Adjustable rate mortgages are generally a bad idea. They are usually promoted by a low interest rate such as 2-3% which is locked in for 3 years. This seems great at first. Your monthly payment is lowered.
Your payment is lowered significantly during this time because your payment then becomes only/mostly the interest on your mortgage. At 2-3% thats a very low payment. Very little if any of that payment goes toward your principle. This means that once your 3 year agreement is over, you still have the same amount of financing as you started with, and that is when they jack up the interest rates.
Once the 3 year term agreement is fulfilled, you are basically at the whim of the finance company. The adjustable rate sky rockets, doubling or even tripling the payment you have had for the previous 3 years, and the increase is almost all interest (most of it dose NOT go toward the principle). The rate then also fluctuates. One month it might be 12% and the next it might be 14%(or more). This makes your payment fluctuate as well.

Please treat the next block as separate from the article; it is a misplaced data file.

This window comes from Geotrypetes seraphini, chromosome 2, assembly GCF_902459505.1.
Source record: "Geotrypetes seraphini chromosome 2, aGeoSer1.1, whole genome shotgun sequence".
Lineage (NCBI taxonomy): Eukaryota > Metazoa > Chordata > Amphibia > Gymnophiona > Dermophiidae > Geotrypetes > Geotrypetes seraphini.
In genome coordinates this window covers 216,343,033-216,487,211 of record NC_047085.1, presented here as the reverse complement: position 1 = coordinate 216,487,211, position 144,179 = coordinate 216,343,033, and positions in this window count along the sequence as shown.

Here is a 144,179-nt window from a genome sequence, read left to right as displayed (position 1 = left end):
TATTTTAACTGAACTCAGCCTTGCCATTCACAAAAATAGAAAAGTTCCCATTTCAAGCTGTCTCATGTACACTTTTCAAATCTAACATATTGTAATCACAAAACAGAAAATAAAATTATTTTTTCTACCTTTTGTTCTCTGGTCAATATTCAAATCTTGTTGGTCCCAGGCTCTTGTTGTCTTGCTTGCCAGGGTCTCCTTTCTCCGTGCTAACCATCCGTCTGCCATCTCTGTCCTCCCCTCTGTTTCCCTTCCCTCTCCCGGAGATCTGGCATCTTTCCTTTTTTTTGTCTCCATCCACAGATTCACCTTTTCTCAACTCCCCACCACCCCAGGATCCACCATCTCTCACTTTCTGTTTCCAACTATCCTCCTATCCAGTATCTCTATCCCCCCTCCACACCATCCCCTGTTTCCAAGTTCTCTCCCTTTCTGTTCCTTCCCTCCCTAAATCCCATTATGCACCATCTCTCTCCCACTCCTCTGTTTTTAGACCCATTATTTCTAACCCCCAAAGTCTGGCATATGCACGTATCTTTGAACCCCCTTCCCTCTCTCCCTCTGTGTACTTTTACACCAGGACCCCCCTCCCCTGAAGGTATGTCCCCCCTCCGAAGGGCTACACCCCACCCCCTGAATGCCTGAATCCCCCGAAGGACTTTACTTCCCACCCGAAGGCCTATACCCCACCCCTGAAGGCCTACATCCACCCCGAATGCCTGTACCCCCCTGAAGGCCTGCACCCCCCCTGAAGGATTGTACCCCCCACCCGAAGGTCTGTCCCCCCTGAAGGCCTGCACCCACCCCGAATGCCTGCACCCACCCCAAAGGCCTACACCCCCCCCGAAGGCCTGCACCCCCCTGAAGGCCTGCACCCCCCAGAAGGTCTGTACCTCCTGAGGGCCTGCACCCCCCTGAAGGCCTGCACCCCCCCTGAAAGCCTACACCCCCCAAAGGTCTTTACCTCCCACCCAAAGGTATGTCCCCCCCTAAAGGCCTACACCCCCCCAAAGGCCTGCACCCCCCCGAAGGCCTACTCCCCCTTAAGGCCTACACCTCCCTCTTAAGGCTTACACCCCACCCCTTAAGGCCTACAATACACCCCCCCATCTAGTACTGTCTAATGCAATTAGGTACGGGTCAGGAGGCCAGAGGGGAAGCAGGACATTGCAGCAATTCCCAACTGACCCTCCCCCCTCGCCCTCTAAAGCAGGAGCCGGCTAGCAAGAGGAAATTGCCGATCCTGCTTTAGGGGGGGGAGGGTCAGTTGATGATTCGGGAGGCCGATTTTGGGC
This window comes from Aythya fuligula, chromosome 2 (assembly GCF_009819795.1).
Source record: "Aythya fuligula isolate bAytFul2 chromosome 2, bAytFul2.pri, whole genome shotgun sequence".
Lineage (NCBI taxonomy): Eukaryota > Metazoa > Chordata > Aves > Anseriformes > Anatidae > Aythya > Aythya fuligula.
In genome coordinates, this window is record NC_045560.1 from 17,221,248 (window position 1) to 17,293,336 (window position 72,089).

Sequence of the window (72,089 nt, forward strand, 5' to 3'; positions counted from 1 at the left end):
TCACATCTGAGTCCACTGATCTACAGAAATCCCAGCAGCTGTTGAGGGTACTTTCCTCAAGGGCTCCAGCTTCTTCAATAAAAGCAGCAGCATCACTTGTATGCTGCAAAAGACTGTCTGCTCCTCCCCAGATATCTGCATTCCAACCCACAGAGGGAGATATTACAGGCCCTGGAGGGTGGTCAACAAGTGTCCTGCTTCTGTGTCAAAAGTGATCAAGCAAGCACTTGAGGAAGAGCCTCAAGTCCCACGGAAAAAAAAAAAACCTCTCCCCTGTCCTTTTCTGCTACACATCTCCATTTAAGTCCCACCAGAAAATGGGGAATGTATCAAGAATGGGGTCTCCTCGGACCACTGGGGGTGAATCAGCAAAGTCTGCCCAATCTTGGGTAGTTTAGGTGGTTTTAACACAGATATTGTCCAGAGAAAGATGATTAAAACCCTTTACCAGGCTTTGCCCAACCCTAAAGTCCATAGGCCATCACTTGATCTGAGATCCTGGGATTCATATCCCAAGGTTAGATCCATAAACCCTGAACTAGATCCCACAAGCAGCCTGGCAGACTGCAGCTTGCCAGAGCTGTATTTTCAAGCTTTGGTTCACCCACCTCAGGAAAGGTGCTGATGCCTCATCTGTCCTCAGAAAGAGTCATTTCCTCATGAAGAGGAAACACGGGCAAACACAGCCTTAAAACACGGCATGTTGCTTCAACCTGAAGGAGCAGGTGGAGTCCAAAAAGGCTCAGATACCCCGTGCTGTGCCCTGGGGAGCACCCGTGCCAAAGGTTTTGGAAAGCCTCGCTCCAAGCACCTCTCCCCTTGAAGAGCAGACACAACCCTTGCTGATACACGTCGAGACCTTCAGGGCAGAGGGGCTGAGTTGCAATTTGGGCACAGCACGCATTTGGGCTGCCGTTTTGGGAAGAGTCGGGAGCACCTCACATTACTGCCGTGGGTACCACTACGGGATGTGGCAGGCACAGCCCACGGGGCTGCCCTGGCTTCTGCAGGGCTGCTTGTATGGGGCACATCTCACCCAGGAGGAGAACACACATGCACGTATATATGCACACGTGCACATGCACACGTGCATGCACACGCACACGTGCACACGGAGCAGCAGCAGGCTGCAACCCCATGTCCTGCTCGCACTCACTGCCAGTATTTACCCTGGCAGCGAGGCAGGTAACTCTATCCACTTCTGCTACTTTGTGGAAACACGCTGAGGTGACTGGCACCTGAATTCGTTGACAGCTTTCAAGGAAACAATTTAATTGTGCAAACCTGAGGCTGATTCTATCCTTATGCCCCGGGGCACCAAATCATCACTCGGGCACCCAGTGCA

An adjustable rate mortgage is a trap. It’s basically a refinancing, that traps you into refinancing again once your adjustable rate comes into effect. This guarantees that you will not gain equity in your home, you will be constantly scraping for your payments, and you will have to front the cost for the refinancing yet again. In more extreme cases its a trap to sell your home or can even lead to foreclosure (if you don’t make your payments). Either way the company makes the money and gains the asset, NOT YOU. As I like to say, It is a perfectly legal SCAM!
You are better of taking a fixed rate mortgage that keeps you at a constant 5%-8%. Whatever you lock in at is where it will stay for the duration of your mortgage. This will keep your payments the same, from month to month, depending on whether or not you have an escrow account (which can cause fluctuations based on property tax increases/decreases.)
I am a regular person, with real experience as a homeowner. Thus, I have tried to explain adjustable rate mortgages in regular terms, so that regular people like me can understand it without all the legal jargon.